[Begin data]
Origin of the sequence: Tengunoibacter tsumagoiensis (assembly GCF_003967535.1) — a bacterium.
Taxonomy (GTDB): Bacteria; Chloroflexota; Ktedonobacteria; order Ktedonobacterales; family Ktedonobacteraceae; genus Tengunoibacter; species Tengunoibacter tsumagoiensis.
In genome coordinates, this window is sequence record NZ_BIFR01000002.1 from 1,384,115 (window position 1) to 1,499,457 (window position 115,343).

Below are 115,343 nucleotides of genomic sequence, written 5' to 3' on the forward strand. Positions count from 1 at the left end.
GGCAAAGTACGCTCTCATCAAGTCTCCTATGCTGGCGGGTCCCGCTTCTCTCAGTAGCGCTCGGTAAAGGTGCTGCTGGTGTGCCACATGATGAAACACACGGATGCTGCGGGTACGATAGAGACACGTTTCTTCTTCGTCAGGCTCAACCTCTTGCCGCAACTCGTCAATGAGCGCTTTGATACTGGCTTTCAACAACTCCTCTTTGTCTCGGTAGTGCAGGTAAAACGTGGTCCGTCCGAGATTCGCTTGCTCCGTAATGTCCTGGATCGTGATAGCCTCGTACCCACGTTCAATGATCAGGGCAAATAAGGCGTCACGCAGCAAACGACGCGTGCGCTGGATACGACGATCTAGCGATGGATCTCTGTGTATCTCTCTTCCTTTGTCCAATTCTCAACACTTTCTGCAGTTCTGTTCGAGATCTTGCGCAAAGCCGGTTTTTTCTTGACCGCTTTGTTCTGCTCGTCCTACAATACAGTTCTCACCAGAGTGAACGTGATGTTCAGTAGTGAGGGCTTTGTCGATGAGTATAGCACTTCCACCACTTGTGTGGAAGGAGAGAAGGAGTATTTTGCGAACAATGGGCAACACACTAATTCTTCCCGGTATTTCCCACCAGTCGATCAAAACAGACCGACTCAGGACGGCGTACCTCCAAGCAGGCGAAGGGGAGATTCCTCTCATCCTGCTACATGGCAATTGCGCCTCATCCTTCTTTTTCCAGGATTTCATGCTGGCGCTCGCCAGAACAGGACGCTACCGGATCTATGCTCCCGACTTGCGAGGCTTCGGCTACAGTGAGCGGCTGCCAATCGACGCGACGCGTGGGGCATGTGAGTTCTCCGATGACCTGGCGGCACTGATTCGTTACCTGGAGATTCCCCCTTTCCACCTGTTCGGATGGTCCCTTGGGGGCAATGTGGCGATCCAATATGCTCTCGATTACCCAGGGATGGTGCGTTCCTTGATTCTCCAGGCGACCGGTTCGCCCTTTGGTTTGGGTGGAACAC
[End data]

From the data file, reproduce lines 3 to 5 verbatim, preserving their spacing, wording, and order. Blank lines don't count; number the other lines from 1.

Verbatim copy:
In genome coordinates, this window is sequence record NZ_BIFR01000002.1 from 1,384,115 (window position 1) to 1,499,457 (window position 115,343).

Below are 115,343 nucleotides of genomic sequence, written 5' to 3' on the forward strand. Positions count from 1 at the left end.
GGCAAAGTACGCTCTCATCAAGTCTCCTATGCTGGCGGGTCCCGCTTCTCTCAGTAGCGCTCGGTAAAGGTGCTGCTGGTGTGCCACATGATGAAACACACGGATGCTGCGGGTACGATAGAGACACGTTTCTTCTTCGTCAGGCTCAACCTCTTGCCGCAACTCGTCAATGAGCGCTTTGATACTGGCTTTCAACAACTCCTCTTTGTCTCGGTAGTGCAGGTAAAACGTGGTCCGTCCGAGATTCGCTTGCTCCGTAATGTCCTGGATCGTGATAGCCTCGTACCCACGTTCAATGATCAGGGCAAATAAGGCGTCACGCAGCAAACGACGCGTGCGCTGGATACGACGATCTAGCGATGGATCTCTGTGTATCTCTCTTCCTTTGTCCAATTCTCAACACTTTCTGCAGTTCTGTTCGAGATCTTGCGCAAAGCCGGTTTTTTCTTGACCGCTTTGTTCTGCTCGTCCTACAATACAGTTCTCACCAGAGTGAACGTGATGTTCAGTAGTGAGGGCTTTGTCGATGAGTATAGCACTTCCACCACTTGTGTGGAAGGAGAGAAGGAGTATTTTGCGAACAATGGGCAACACACTAATTCTTCCCGGTATTTCCCACCAGTCGATCAAAACAGACCGACTCAGGACGGCGTACCTCCAAGCAGGCGAAGGGGAGATTCCTCTCATCCTGCTACATGGCAATTGCGCCTCATCCTTCTTTTTCCAGGATTTCATGCTGGCGCTCGCCAGAACAGGACGCTACCGGATCTATGCTCCCGACTTGCGAGGCTTCGGCTACAGTGAGCGGCTGCCAATCGACGCGACGCGTGGGGCATGTGAGTTCTCCGATGACCTGGCGGCACTGATTCGTTACCTGGAGATTCCCCCTTTCCACCTGTTCGGATGGTCCCTTGGGGGCAATGTGGCGATCCAATATGCTCTCGATTACCCAGGGATGGTGCGTTCCTTGATTCTCCAGGCGACCGGTTCGCCCTTTGGTTTGGGTGGAACAC